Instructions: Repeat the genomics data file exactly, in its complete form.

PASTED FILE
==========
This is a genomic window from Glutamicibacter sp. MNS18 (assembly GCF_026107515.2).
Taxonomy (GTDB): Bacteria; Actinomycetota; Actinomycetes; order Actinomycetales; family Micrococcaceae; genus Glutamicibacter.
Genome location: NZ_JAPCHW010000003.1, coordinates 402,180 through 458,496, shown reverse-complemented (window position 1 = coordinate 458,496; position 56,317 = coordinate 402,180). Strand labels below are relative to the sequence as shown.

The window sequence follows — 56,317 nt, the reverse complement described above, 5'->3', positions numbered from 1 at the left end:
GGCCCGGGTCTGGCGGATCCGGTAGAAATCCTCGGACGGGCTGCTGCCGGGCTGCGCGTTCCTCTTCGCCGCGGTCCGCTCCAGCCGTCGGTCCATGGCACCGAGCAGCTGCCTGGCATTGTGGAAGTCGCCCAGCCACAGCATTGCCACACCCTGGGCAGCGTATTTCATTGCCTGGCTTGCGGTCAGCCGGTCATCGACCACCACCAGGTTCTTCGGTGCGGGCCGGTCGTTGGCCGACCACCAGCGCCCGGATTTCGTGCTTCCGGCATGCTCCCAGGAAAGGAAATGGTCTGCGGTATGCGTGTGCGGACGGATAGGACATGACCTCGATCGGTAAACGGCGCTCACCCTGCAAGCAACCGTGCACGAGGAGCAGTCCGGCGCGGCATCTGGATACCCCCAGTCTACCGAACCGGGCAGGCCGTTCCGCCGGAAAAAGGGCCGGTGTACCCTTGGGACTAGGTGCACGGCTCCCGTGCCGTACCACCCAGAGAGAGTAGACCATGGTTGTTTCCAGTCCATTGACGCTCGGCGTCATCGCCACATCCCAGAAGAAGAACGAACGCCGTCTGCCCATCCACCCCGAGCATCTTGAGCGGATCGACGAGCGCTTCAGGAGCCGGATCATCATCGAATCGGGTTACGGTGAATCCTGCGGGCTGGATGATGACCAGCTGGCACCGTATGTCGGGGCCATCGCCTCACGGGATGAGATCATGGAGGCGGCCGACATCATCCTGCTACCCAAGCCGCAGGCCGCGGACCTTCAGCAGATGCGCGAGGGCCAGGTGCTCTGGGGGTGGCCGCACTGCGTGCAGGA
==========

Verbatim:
This is a genomic window from Glutamicibacter sp. MNS18 (assembly GCF_026107515.2).
Taxonomy (GTDB): Bacteria; Actinomycetota; Actinomycetes; order Actinomycetales; family Micrococcaceae; genus Glutamicibacter.
Genome location: NZ_JAPCHW010000003.1, coordinates 402,180 through 458,496, shown reverse-complemented (window position 1 = coordinate 458,496; position 56,317 = coordinate 402,180). Strand labels below are relative to the sequence as shown.

The window sequence follows — 56,317 nt, the reverse complement described above, 5'->3', positions numbered from 1 at the left end:
GGCCCGGGTCTGGCGGATCCGGTAGAAATCCTCGGACGGGCTGCTGCCGGGCTGCGCGTTCCTCTTCGCCGCGGTCCGCTCCAGCCGTCGGTCCATGGCACCGAGCAGCTGCCTGGCATTGTGGAAGTCGCCCAGCCACAGCATTGCCACACCCTGGGCAGCGTATTTCATTGCCTGGCTTGCGGTCAGCCGGTCATCGACCACCACCAGGTTCTTCGGTGCGGGCCGGTCGTTGGCCGACCACCAGCGCCCGGATTTCGTGCTTCCGGCATGCTCCCAGGAAAGGAAATGGTCTGCGGTATGCGTGTGCGGACGGATAGGACATGACCTCGATCGGTAAACGGCGCTCACCCTGCAAGCAACCGTGCACGAGGAGCAGTCCGGCGCGGCATCTGGATACCCCCAGTCTACCGAACCGGGCAGGCCGTTCCGCCGGAAAAAGGGCCGGTGTACCCTTGGGACTAGGTGCACGGCTCCCGTGCCGTACCACCCAGAGAGAGTAGACCATGGTTGTTTCCAGTCCATTGACGCTCGGCGTCATCGCCACATCCCAGAAGAAGAACGAACGCCGTCTGCCCATCCACCCCGAGCATCTTGAGCGGATCGACGAGCGCTTCAGGAGCCGGATCATCATCGAATCGGGTTACGGTGAATCCTGCGGGCTGGATGATGACCAGCTGGCACCGTATGTCGGGGCCATCGCCTCACGGGATGAGATCATGGAGGCGGCCGACATCATCCTGCTACCCAAGCCGCAGGCCGCGGACCTTCAGCAGATGCGCGAGGGCCAGGTGCTCTGGGGGTGGCCGCACTGCGTGCAGGA